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Instagram’s status update now includes what song you’re listening to

Instagram’s status update now includes what song you’re listening to


Teens apparently like Notes, Instagram’s text status feature. Now, they have their own version of AIM music away messages.

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The Instagram camera icon on a pink, blue, and black background
Illustration: Alex Castro / The Verge

Instagram is adding more features to Notes, the text-based updates reminiscent of AIM away messages and statuses.

Instagram Notes featuring a status that includes a song snippet.
Image: Instagram

Now, users will be able to attach a 30-second clip of a song to their status update, along with a short caption next to the track. Friends can then tap into the song to listen to the snippet. Instagram is also adding a translation button below Notes for posts in other languages.

First introduced in December, Notes are part-Twitter and part-away message. With a 60-character limit, the feature is meant to be an ever-changing status that’s smaller than a post on the grid or even on Stories. The addition of music feels like a throwback to AIM away messages but revamped: now, you can link and share the song you’re listening to instead of just posting the title and artist.

I personally have never shared a Note with my friends, and adoption within my social circles has so far been extremely limited. The kids, apparently, like it — teens are posting Notes at 10 times the rate other users are, according to Instagram. Now, they can actually show friends their favorite song of the moment instead of just ~*~* typing lyrics like this *~*~.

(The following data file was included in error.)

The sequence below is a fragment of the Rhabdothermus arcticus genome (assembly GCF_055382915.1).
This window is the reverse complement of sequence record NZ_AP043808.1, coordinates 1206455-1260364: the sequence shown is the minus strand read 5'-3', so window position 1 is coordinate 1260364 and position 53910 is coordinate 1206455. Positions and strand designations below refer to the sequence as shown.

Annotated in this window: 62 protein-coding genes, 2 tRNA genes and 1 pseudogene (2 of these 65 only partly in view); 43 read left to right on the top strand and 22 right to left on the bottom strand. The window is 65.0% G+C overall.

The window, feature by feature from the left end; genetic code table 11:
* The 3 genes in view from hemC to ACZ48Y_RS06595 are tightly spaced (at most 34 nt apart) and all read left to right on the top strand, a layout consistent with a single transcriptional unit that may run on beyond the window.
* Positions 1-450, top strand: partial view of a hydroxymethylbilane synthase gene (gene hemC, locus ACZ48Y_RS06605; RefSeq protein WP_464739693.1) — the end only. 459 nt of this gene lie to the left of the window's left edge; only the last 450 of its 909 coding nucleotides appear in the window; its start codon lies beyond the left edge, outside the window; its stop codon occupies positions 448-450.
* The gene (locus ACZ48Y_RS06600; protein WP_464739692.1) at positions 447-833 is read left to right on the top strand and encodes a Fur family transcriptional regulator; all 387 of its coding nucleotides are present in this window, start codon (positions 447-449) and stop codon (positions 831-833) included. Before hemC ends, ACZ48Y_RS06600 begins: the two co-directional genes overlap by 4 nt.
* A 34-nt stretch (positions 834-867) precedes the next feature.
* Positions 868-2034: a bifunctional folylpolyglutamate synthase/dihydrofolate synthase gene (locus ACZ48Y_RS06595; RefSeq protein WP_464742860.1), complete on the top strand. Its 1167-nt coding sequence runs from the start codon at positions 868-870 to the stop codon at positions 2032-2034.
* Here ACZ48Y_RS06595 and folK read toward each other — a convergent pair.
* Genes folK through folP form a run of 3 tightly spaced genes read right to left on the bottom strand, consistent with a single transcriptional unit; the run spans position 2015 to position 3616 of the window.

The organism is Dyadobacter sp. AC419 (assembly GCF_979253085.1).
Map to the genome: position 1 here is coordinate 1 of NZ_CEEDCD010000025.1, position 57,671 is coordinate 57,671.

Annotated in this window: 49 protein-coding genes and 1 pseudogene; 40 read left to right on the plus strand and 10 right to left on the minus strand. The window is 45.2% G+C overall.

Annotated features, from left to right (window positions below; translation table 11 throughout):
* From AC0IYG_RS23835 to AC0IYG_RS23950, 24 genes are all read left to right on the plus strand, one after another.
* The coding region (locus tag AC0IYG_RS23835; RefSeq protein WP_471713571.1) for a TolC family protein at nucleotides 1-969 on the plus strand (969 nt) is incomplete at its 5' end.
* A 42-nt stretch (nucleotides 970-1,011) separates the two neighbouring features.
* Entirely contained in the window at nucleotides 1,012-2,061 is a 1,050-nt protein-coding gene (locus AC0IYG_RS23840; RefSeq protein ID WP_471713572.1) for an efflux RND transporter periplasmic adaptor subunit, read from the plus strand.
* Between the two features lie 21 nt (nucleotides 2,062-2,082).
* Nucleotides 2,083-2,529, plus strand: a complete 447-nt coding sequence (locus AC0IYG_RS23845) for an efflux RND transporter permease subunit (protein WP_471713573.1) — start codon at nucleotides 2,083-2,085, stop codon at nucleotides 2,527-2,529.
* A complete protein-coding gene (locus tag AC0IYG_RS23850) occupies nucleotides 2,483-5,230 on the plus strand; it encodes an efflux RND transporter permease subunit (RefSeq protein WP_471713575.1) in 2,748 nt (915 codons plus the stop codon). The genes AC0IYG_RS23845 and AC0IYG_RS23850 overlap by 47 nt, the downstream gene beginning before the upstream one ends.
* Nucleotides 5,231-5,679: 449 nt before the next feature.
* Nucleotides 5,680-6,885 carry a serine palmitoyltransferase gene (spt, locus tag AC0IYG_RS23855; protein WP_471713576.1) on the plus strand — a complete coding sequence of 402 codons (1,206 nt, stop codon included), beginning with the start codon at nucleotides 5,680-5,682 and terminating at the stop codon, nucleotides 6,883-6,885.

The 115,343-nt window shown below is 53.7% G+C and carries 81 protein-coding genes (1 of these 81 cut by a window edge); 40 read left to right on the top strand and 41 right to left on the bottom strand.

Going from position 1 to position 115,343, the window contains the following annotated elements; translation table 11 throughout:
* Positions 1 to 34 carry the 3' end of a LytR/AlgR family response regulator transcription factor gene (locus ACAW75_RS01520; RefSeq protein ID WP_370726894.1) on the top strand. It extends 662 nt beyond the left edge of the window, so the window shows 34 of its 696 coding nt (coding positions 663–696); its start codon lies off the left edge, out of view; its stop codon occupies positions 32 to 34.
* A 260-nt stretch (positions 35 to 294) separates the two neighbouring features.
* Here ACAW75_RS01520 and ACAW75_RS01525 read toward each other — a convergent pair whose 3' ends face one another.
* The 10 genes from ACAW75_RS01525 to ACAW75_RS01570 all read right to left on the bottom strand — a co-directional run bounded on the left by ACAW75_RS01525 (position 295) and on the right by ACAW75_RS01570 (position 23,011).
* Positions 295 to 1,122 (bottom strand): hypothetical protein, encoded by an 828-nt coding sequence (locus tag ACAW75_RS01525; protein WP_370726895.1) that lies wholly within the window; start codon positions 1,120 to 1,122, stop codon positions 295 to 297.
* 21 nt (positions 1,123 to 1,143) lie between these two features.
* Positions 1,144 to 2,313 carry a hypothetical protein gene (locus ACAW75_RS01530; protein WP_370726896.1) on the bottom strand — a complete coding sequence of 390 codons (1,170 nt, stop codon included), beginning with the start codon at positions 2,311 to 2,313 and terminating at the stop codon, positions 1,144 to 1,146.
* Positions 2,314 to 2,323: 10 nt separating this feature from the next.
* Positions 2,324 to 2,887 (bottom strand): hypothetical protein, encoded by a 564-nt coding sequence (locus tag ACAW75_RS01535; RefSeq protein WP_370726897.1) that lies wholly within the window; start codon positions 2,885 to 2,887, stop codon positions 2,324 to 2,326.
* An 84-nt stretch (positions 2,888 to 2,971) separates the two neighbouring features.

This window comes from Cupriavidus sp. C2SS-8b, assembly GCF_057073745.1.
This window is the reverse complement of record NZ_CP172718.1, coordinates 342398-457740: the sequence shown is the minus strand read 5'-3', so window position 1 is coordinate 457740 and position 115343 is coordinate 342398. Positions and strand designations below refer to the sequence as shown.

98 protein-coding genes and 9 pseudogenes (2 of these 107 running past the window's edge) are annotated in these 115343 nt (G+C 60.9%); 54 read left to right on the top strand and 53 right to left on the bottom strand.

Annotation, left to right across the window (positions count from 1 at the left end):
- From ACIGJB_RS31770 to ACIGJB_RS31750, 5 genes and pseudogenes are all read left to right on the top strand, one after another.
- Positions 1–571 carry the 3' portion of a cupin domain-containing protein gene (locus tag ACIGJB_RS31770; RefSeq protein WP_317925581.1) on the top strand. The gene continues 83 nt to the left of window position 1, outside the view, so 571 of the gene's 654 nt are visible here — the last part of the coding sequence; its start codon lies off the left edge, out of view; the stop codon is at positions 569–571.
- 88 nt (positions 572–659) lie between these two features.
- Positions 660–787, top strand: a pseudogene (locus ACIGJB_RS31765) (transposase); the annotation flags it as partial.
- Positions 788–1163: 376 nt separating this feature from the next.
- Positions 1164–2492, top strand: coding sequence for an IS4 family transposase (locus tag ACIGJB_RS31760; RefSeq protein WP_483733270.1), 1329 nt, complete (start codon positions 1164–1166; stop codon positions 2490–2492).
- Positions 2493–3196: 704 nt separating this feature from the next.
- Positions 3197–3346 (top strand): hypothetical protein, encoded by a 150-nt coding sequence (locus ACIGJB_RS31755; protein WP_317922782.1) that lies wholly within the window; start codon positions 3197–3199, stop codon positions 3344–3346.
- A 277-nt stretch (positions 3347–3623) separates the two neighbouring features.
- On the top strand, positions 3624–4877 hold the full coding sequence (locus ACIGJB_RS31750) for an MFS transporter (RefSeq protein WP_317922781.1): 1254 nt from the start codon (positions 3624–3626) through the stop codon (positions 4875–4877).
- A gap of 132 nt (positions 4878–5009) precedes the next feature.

Notes are only one small part of a new approach Instagram is taking, investing in text-based products that could compete with platforms like Twitter. Last month, leaked images showed what Instagram’s Twitter-like app that’s still under development could look like. And last week, Meta employees got an early look at the app that’s meant to be “[Meta’s] response to Twitter.” Internal documents obtained by The Verge show text posts with replies and threads, much like Twitter.

“We’ve been hearing from creators and public figures who are interested in having a platform that is sanely run, that they believe that they can trust and rely upon for distribution,” chief product officer Chris Cox told Meta employees. The company is in talks to get celebrities like Oprah and the Dalai Lama to use the new text app — but let’s start with cryptic and moody status updates a la AIM first.